I was born in Le Mars, Iowa in 1942, and spent my childhood in Yankton, South Dakota. None of my family were artists, but my father and his family played musical instruments as children. When I was twelve years old, I saw the film The Glenn Miller Story, and when I returned from the movie I pulled my father's old trombone out of the attic and began playing it. I attended the Stan Kenton clinics at Indiana University while in high school, and pre-enrolled at the Berklee School of Music in Boston, planning to major in composition and arranging. However, just as I was graduating from high school I decided to become a writer instead.
I moved to San Francisco, California, in 1962. I intended to major in Creative Writing, but then I discovered that San Francisco State had a Film department. I had never seen an "art" film until I came to California, and perhaps I went a bit overboard--I decided that film should be an art medium like painting, and spent the 1960s making abstract films in 8mm. There was a strong avant-garde film movement in the Bay Area in those days, and it was exciting to be part of it.
While majoring in Film at SF State, I took art classes from a fellow film major named Gary Arlen Pickering. Gary taught drawing with large pastel markers with the eyes squinting--he was a disciple of gestalt. My style of easel painting derives from what he taught me about figure-ground ambiguity, but I have never derived the satisfaction from easel painting that I find in the film painting that I stumbled into as part of that tumultuous time of running weekly film showings at the F8 Filmaker's Cooperative and creating film work, both with and without camera.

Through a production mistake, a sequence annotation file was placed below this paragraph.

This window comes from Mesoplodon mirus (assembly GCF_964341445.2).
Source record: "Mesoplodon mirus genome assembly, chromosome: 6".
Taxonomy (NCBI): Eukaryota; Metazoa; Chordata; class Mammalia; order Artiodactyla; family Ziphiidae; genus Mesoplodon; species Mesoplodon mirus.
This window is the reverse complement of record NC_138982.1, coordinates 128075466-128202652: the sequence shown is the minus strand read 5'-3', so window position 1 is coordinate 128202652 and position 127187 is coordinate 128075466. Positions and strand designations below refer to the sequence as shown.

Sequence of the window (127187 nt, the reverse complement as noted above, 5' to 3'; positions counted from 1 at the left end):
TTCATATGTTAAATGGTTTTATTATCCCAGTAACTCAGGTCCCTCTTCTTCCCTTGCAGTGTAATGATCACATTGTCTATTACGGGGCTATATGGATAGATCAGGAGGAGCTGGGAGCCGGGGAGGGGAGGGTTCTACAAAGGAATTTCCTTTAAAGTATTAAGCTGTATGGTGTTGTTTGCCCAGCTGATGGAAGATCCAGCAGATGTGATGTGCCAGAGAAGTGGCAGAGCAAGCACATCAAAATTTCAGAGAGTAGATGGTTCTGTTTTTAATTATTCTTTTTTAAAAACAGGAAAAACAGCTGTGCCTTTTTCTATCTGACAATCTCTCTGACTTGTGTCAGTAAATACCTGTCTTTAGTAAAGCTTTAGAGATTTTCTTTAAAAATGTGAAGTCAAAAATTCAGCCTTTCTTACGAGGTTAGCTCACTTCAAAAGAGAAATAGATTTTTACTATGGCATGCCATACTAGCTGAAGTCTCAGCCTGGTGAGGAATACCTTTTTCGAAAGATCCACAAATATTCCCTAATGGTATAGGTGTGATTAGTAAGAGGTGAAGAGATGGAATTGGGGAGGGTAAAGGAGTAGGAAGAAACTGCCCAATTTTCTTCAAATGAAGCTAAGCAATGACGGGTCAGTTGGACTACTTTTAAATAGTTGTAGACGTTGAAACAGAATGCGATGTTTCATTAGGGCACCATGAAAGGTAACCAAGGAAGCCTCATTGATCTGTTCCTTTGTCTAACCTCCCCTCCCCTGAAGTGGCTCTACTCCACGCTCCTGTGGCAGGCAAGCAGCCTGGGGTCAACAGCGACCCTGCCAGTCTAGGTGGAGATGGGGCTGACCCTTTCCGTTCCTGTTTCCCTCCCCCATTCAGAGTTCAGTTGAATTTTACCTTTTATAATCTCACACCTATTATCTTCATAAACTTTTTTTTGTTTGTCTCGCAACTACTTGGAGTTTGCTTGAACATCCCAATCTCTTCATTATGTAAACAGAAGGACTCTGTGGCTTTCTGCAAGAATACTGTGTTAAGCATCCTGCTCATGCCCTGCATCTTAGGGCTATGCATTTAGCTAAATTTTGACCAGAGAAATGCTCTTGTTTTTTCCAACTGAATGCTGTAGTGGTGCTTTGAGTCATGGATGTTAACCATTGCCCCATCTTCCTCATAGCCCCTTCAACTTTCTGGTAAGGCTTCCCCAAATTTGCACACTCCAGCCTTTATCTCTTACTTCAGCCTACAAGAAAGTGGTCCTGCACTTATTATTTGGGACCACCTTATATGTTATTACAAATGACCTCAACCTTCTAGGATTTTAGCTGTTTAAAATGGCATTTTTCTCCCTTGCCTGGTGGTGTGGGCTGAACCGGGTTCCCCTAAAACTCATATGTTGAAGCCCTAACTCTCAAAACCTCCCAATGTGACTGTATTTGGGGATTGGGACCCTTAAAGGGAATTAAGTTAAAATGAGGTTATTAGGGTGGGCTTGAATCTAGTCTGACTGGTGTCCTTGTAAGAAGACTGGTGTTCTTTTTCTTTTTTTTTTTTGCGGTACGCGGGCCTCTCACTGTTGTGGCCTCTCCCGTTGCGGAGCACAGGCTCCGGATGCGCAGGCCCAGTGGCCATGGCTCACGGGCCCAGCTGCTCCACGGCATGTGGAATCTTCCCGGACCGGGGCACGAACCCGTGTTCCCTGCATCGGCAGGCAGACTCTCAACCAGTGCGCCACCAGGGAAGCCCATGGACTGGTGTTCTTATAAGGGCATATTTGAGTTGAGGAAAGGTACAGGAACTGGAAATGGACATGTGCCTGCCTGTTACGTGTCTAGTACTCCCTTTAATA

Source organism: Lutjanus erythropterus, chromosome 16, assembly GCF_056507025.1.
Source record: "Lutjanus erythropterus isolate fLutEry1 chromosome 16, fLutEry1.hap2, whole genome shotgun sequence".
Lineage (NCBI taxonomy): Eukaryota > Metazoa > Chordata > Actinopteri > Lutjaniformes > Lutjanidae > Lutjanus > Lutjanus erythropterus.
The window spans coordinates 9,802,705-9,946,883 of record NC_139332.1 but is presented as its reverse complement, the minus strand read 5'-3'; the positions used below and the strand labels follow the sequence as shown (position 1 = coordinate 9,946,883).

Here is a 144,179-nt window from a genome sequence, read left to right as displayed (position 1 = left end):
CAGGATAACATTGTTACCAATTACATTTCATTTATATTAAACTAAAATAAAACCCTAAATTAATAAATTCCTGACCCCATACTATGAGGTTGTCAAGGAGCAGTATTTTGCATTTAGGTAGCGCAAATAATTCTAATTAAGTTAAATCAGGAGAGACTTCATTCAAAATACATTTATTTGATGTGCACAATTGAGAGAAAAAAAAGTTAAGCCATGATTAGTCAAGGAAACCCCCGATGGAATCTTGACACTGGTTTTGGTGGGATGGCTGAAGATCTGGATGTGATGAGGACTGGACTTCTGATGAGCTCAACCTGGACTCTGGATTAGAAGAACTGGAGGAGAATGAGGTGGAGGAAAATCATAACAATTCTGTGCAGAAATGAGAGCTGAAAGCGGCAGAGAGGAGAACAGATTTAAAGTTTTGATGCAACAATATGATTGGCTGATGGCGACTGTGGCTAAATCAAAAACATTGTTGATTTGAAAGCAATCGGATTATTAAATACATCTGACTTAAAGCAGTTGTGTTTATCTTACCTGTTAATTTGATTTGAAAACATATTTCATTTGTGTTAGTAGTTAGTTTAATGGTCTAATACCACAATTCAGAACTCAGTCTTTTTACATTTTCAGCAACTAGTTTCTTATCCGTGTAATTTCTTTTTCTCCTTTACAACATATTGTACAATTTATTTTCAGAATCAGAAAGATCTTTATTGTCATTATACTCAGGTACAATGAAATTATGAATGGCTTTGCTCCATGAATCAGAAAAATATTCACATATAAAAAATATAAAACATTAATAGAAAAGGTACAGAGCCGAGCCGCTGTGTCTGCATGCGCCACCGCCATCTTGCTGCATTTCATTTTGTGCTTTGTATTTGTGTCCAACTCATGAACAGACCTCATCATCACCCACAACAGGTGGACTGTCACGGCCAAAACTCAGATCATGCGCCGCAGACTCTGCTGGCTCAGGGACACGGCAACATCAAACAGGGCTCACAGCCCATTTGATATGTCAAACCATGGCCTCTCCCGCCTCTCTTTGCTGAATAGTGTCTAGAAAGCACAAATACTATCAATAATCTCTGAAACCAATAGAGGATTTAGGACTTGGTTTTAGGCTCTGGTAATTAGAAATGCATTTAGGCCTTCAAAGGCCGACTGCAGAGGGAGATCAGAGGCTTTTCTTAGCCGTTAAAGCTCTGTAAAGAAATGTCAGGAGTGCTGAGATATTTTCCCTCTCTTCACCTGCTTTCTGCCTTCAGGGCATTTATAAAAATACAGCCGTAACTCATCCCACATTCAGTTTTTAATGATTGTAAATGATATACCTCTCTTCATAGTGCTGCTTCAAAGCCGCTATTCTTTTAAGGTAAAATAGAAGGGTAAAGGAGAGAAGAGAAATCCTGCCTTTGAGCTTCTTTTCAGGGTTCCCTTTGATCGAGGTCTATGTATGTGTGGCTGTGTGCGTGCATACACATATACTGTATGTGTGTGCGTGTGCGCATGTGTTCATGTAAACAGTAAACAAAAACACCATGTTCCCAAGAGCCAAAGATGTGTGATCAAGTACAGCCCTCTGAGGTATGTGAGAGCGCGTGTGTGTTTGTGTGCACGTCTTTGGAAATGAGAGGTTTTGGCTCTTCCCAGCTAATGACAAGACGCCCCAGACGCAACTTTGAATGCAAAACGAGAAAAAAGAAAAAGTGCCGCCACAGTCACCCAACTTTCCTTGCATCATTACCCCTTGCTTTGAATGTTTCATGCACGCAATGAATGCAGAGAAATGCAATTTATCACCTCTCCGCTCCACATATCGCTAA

After the ferment of the 1960s, I found myself gravitating back to writing, and spent the 1970s as a critic of jazz, avant-garde music, and theatre. Eventually I became editor of Ear, a magazine of avant-garde music. Ear published articles from all over the world, and in conjunction with the magazine I produced radio shows on KPFA and several iterations of the Free Music Festival. I also played music during that time, appearing on an album with guitarist Henry Kaiser.
Since the 1980s I have been working in the computer field, and it was as I was learning about computer-generated images that I was impelled back to the painted films, but this time toward presenting them as still photographs instead of movies. I have immensely enjoyed all of the arts I have participated in over the years, but of everything I have done, the painting on film most fills me with awe. My next venture will be to pursue the implications of painted film into the realm of sculpture, within which light will project the images residing within the three-dimensional forms.